Penguins Room: Sullivan Differs From Players After Inexplicable Loss
ELMONT, N.Y. — The sounds outside the Pittsburgh Penguins locker room immediately following their squandered domination and two-goal lead were not pleasant.
Despite a lopsided 40 minutes in the Penguins’ favor, including a 37-17 shot advantage, they lost to the New York Islanders 5-4 at UBS Arena. The Penguins and Islanders are now tied in the standings with 63 points and each in a wild card spot, but the Penguins have four games in hand.
Get Dave Molinari’s Penguins recap.
Heads hung in the locker room. Some looked forward, almost in disbelief.
Yet the Penguins’ locker room differed from their head coach. The players were not pleased, and some seemed downright dejected.
However, coach Mike Sullivan was surprisingly not upset.
In fact, he liked his team’s pushback in the third period. He felt they deserved better and cited a couple of fluky goals. And there was the almost silly first-period goal as a brilliant save by DeSmith became an Islanders goal.
It was that kind of night.
“I thought for the majority of the night, our team was terrific. You know, I thought we had a really good first period. We had a really strong second period,” Sullivan said. “They got a couple of opportunistic goals in the second period, and it gave them life. I thought we had we had tonnes of energy. I thought we were playing with the right intentions out there.”
After DeSmith bailed out defenseman Marcus Pettersson whose giveaway set up the Islanders’ chances in the slot, the puck came to rest on top of the flat DeSmith. The goalie thought the puck was beneath him.
Nope. It was on top of him.
Anders Lee cleanly swept it off DeSmith into the net. No divot.
Pittsburgh Penguins Locker Room
The Penguins backup goalie made a career-high eighth consecutive start. DeSmith was alternately outstanding and shaky, though he allowed a couple of stoppable goals, including a pair late in the second period.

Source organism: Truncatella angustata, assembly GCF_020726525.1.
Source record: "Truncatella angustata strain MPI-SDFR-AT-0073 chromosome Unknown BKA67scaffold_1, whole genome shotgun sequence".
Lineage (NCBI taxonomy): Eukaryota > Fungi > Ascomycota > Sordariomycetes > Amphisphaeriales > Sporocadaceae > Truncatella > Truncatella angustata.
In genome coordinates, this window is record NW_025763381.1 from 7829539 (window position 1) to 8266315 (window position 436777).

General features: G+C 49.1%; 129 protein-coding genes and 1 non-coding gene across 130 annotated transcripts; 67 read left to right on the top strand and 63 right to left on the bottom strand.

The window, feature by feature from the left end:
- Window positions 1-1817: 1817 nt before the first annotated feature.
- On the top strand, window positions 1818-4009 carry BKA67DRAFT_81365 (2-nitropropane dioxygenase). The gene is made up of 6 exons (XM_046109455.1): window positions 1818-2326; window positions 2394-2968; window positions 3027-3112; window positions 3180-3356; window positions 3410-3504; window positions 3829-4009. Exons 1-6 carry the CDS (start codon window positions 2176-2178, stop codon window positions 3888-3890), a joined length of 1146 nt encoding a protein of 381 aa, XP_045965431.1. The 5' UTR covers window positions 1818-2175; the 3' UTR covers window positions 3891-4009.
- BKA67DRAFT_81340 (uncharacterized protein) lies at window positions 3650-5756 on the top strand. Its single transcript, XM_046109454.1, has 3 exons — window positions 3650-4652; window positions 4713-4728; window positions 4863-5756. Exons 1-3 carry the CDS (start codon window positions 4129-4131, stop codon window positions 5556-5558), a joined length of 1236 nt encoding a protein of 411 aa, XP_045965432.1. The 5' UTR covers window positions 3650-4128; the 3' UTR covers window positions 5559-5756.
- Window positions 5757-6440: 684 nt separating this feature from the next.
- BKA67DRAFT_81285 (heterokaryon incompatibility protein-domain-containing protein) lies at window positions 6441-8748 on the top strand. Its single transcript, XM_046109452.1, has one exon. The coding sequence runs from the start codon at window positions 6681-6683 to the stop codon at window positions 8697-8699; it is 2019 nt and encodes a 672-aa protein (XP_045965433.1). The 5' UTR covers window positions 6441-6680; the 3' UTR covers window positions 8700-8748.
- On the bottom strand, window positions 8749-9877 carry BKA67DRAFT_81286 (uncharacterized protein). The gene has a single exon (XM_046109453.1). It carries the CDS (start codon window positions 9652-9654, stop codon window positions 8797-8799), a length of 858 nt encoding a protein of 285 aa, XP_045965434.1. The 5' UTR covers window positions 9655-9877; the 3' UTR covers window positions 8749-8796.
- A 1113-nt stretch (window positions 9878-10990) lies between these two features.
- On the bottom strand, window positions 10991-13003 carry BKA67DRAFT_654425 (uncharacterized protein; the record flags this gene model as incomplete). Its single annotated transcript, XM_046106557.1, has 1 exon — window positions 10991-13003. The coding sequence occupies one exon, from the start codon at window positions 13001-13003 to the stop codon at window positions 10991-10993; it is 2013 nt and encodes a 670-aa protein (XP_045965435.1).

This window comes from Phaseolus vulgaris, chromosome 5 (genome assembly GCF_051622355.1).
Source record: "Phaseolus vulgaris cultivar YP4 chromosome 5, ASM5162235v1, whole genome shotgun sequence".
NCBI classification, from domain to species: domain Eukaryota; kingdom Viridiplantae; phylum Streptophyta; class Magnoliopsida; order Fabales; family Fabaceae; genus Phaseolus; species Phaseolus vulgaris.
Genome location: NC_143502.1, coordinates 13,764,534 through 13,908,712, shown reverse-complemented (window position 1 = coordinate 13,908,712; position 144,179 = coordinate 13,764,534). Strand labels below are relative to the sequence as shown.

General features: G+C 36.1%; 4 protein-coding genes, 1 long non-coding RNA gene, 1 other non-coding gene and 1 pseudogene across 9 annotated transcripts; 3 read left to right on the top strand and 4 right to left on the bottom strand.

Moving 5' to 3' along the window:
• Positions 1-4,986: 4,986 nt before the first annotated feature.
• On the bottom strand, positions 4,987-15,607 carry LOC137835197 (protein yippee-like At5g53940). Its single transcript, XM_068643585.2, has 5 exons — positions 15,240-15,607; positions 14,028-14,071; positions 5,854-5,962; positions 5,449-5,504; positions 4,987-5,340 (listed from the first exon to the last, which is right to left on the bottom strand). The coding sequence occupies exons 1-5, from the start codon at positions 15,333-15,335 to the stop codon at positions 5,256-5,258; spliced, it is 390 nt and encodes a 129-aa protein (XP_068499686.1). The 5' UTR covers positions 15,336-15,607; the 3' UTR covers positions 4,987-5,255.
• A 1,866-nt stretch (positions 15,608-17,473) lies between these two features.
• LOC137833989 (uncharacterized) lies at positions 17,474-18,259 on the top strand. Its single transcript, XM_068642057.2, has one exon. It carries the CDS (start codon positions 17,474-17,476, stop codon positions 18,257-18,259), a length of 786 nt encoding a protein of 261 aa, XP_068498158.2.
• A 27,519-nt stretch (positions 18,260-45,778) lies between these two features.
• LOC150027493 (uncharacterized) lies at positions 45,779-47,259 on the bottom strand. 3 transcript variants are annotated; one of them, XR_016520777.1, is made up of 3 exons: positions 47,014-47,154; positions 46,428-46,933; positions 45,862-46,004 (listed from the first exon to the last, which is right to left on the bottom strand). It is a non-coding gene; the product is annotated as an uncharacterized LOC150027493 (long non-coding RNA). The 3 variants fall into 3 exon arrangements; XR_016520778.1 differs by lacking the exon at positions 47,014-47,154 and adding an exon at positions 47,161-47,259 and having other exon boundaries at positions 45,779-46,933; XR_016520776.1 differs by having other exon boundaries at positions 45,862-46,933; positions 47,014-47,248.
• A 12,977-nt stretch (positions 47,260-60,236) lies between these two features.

Brock Nelson went wide and pulled DeSmith out of position. DeSmith couldn’t get back to the far post, and Nelson beat him with a wraparound.
In the final 30 seconds of the second period, DeSmith made a blocker save on Mathew Barzal but blocked the puck forward into Anders Lee. The puck caromed off Lee and behind DeSmith.
DeSmith stopped 23 of 28.
Penguins defenseman Brian Dumoulin slapped the ice in disgust after the Islanders scored the game-winning goal by Zach Parise. Dumoulin went to the corner to play the puck, but Islanders winger Kyle Palmieri grabbed Dumoulin and pulled him away from the puck.
It was one of those hockey things. In the first two periods, it’s a clear penalty. Late in the game? The veteran winger took a calculated risk it wouldn’t be called and was rewarded.
With the whistles in the shirt pocket and the loose puck on Parise’s stick, he had a clean look from 10 feet. Game, set, match.
“I mean, yeah, I don’t want to say anything about it. It’s frustrating,” Dumoulin said. “I was trying to make a play on the puck, but I didn’t think I was able to. Unfortunate.”
The Penguins coach did not breathe fire or have a dour look. Sullivan seemed like a coach who knew his team deserved to win, but perhaps a fluky goal or a couple of bad goals sunk his team.
Sullivan instead noted Evgeni Malkin quickly losing the neutral zone faceoff, which led to the dump-in and the fateful corner tug by Palmeiri on Dumoulin.
“They got some life on a couple of the goals in the second period. They’re a good hockey team. They’re going to push as well,” said Sullivan. “They had their moments in the third. We had our moments in the third. The game-winning goal is unfortunate — off a lost faceoff in the neutral zone. It shouldn’t happen. We got to be better in that area of the game.”
The Penguins coach confirmed that he liked his team’s pushback in the third period and didn’t toss his goalie under the bus.